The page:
By that I mean we all think of opera singers and having these big (makes noise) whoofy voices. But they taught me that singing is a natural extension of speaking.

So with that proper technique, gives you the opportunity to use your voice in an efficient way. So I applied those techniques and found that it was something that felt right for me.

People will say, “How did you become what you are today?” Someone said to me a long time ago that a lot of times, your career finds you out. You find out naturally something that you were, quote, unquote, “born to do.” So when I got into opera and classical music, I felt like wow, this is something that is right for me.

Now when I go back to church, my parents and all those other people still want to hear me try to sing gospel, and it is a part of who I am. But I feel like I’m at home in classical music.

Tavis: To your point earlier made, and I think by your own admission – and I say this respectfully – you don’t have the “biggest” voice.

Brownlee: Right.

Tavis: So that Rossini works for you. Does that mean that you won’t be singing a lot of Puccini -?

Brownlee: Puccini, no. No, I think the natural makeup of who you are is what you do. Of course, I’m 5’6″. I’m not going to play center in the NBA either. (Laughter)

Just like I won’t be singing Puccini. I don’t have that type of voice. But what I do have, the gifts that I do have are ones that I felt like in the arena of what I do is proper, it’s what I should be singing.

There’s a lot of people who tell me all the time that they covet the instrument that I have, and that’s a compliment to me. But I’m grateful for what I have. I think it’s – thank you.

Tavis: So I mentioned earlier that we went to the same school, although you sing much better than I do. (Laughter) I was –

Brownlee: I don’t know about that.

Tavis: I was not in the music program. So we went to the same school, we pledged the same fraternity, we both grew up – now this I did not know until just now – we both grew up in the Pentecostal church.

Brownlee: Okay.

Tavis: My mother’s watching right now, and she’s a Pentecostal evangelist.

Brownlee: Okay, okay.

Tavis: So I know this experience all too well. I grew up in a family of not six, but 10.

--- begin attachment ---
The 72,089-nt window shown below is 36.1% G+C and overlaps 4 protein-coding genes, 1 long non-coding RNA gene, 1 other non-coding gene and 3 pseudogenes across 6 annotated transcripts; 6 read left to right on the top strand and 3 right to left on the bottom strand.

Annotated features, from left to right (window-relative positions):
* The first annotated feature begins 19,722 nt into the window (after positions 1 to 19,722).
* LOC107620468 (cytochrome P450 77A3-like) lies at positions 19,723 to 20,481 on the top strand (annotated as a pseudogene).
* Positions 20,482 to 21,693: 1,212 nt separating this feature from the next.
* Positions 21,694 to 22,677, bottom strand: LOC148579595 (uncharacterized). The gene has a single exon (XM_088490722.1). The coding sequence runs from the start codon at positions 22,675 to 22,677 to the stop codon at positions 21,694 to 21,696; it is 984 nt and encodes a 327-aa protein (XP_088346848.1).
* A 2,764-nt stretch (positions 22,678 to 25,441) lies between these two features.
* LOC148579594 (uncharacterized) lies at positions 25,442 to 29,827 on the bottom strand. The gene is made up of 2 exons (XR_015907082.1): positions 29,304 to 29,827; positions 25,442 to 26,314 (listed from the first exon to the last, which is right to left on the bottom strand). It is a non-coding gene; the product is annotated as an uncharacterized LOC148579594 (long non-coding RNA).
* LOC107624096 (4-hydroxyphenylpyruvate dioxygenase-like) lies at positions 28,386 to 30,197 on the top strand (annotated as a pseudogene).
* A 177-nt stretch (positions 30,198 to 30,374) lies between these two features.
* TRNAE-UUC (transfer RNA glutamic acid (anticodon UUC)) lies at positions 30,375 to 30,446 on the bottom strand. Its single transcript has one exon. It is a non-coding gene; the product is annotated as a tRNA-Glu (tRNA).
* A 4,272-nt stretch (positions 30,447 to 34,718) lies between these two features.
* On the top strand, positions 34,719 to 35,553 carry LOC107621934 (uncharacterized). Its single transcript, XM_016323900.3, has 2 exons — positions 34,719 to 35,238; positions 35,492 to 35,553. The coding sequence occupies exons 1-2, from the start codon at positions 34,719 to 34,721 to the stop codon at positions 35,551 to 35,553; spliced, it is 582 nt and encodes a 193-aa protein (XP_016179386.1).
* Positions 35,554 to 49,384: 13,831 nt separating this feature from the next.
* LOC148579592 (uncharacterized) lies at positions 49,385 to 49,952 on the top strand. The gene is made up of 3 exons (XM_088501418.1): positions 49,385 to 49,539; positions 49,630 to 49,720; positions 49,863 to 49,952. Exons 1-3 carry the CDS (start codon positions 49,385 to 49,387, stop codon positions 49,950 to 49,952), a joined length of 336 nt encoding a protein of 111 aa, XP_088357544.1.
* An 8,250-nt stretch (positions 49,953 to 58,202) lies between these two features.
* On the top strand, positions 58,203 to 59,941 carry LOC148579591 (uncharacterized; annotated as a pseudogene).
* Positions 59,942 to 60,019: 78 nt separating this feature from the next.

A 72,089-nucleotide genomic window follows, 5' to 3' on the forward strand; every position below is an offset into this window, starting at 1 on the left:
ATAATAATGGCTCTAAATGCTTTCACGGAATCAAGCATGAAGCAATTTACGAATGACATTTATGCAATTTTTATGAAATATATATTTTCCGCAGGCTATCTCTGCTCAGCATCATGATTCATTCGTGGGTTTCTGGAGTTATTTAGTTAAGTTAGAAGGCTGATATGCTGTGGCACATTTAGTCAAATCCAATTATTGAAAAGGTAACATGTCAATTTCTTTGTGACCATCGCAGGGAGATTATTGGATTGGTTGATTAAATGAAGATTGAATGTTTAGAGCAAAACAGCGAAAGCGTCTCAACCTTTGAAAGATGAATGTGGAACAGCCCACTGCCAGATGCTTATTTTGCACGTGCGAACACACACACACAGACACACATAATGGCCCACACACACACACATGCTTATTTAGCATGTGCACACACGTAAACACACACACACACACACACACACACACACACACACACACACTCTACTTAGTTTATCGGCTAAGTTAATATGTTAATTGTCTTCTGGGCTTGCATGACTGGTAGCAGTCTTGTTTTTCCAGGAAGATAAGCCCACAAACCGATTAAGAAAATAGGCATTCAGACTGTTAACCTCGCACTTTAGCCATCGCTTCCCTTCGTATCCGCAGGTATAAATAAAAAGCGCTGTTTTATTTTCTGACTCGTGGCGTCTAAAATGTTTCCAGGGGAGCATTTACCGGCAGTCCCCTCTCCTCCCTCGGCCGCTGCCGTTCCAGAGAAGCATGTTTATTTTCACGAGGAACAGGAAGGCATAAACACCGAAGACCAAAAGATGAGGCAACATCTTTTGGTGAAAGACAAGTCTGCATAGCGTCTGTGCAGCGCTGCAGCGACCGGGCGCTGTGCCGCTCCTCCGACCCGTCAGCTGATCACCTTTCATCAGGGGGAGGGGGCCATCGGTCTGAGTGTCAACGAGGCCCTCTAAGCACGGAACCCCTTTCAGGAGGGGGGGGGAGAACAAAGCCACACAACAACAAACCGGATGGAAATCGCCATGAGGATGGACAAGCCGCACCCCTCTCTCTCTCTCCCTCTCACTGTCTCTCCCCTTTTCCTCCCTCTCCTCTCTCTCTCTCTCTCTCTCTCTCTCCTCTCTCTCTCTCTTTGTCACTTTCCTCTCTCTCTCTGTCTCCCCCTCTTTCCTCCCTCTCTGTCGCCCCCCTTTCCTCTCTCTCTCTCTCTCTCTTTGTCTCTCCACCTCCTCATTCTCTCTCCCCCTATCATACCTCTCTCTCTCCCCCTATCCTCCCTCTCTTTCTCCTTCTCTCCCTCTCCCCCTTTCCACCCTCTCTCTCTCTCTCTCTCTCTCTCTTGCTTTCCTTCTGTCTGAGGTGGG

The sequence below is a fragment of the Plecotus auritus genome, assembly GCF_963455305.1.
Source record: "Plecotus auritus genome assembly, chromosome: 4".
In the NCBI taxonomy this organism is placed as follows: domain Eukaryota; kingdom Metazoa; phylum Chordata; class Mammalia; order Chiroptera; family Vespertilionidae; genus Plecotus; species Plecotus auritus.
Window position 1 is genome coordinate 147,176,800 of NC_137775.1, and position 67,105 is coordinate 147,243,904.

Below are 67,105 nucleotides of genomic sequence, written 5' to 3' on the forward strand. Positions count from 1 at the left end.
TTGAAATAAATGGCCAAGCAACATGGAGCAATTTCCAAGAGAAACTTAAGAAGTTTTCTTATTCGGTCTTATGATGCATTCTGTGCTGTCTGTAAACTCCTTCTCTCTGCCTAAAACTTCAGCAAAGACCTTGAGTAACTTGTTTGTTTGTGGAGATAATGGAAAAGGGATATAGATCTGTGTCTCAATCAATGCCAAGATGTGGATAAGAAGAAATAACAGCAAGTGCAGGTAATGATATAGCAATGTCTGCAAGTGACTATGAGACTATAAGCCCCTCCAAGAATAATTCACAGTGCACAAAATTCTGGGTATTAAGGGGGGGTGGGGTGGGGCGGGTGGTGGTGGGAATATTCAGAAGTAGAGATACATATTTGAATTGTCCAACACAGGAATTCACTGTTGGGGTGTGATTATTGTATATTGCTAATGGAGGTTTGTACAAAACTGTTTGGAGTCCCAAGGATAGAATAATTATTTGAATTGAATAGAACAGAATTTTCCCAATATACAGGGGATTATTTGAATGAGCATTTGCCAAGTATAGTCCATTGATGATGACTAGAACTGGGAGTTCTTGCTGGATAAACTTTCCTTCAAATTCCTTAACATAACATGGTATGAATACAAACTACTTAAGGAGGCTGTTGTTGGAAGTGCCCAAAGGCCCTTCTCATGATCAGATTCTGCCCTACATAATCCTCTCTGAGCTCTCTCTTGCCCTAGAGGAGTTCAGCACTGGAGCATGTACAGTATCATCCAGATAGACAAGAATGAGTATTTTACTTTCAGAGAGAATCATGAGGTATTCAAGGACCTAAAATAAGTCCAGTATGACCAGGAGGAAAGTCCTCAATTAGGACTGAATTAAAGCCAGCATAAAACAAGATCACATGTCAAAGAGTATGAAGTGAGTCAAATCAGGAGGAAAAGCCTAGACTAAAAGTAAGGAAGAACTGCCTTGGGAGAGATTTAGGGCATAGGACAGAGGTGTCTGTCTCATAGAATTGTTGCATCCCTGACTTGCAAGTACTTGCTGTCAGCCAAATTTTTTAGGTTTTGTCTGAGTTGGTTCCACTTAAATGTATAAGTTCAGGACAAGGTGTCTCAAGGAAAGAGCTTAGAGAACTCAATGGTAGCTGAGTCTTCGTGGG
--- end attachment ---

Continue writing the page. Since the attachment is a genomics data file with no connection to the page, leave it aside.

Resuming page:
Brownlee: Whoa.

Tavis: So we got, we both come from nice-sized families.

Brownlee: Large family, yes.

Tavis: So a lot in common here. Because we have so much in common, I understand – how might I put this – the judgment –

Brownlee: Yes.

Tavis: – that people can place upon you when you come out of a church background and you make any sort of switch to secular or classical, anything other than what you were raised in.

Brownlee: Yes.

Tavis: Particularly when you come out of a Pentecostal experience. So how did you deal with what I assume was judgment, if not push-back, from certain people?

Brownlee: Well, a lot of people didn’t realize what classical music is, and of course, as you said, growing up in the church, I was one of those, I was a part of a family that went to church not just on Sundays.

We went to church many days a week. If there were eight, we would go eight days a week –

Tavis: That’s what we did.

Brownlee: – to church. So I didn’t go to the prom because they felt like – we didn’t go to the movies, they didn’t want us to play sports. I’m definitely appreciative of the training and the background that I have, and thank you to my parents and to my pastor for teaching me all the things that I’ve learned.

But I think my parents have gotten a good appreciation of what classical music is. Of course, if you think about the history of classical music, it was in the church. Secular, Bach – you think all the secular music came from out of the church.

Beethoven, all these people, they wrote masses and other things for the church, so I always told them that this is not something that’s not secular in a sense, but it’s something that grew out of the church and it’s something that is still a part of the church.